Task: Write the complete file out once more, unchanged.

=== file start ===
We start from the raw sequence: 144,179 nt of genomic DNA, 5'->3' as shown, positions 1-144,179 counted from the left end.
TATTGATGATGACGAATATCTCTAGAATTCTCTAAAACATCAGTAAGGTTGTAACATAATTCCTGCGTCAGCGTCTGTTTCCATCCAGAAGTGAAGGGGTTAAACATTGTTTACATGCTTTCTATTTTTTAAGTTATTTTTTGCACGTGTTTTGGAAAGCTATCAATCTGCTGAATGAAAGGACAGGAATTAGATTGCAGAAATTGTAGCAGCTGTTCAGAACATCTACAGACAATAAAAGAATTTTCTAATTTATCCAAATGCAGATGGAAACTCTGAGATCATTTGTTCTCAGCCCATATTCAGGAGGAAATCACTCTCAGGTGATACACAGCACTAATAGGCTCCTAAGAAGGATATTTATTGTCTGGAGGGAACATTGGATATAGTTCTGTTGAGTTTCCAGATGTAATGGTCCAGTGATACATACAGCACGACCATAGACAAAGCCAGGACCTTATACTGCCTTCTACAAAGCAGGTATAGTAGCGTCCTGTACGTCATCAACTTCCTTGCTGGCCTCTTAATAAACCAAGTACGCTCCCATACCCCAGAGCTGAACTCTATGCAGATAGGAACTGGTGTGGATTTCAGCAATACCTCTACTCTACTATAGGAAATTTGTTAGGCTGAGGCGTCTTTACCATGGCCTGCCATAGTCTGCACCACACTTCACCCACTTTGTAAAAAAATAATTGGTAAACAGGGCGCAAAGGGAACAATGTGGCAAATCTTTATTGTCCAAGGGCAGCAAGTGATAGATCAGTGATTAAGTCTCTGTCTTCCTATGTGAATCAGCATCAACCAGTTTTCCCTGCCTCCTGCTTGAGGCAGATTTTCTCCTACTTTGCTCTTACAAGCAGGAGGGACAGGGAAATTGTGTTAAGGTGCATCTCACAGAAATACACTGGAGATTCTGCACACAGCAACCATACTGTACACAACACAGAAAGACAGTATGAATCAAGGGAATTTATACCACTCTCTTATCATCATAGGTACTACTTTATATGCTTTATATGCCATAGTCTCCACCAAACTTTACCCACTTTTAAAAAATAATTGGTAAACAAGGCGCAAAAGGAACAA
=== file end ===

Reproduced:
We start from the raw sequence: 144,179 nt of genomic DNA, 5'->3' as shown, positions 1-144,179 counted from the left end.
TATTGATGATGACGAATATCTCTAGAATTCTCTAAAACATCAGTAAGGTTGTAACATAATTCCTGCGTCAGCGTCTGTTTCCATCCAGAAGTGAAGGGGTTAAACATTGTTTACATGCTTTCTATTTTTTAAGTTATTTTTTGCACGTGTTTTGGAAAGCTATCAATCTGCTGAATGAAAGGACAGGAATTAGATTGCAGAAATTGTAGCAGCTGTTCAGAACATCTACAGACAATAAAAGAATTTTCTAATTTATCCAAATGCAGATGGAAACTCTGAGATCATTTGTTCTCAGCCCATATTCAGGAGGAAATCACTCTCAGGTGATACACAGCACTAATAGGCTCCTAAGAAGGATATTTATTGTCTGGAGGGAACATTGGATATAGTTCTGTTGAGTTTCCAGATGTAATGGTCCAGTGATACATACAGCACGACCATAGACAAAGCCAGGACCTTATACTGCCTTCTACAAAGCAGGTATAGTAGCGTCCTGTACGTCATCAACTTCCTTGCTGGCCTCTTAATAAACCAAGTACGCTCCCATACCCCAGAGCTGAACTCTATGCAGATAGGAACTGGTGTGGATTTCAGCAATACCTCTACTCTACTATAGGAAATTTGTTAGGCTGAGGCGTCTTTACCATGGCCTGCCATAGTCTGCACCACACTTCACCCACTTTGTAAAAAAATAATTGGTAAACAGGGCGCAAAGGGAACAATGTGGCAAATCTTTATTGTCCAAGGGCAGCAAGTGATAGATCAGTGATTAAGTCTCTGTCTTCCTATGTGAATCAGCATCAACCAGTTTTCCCTGCCTCCTGCTTGAGGCAGATTTTCTCCTACTTTGCTCTTACAAGCAGGAGGGACAGGGAAATTGTGTTAAGGTGCATCTCACAGAAATACACTGGAGATTCTGCACACAGCAACCATACTGTACACAACACAGAAAGACAGTATGAATCAAGGGAATTTATACCACTCTCTTATCATCATAGGTACTACTTTATATGCTTTATATGCCATAGTCTCCACCAAACTTTACCCACTTTTAAAAAATAATTGGTAAACAAGGCGCAAAAGGAACAA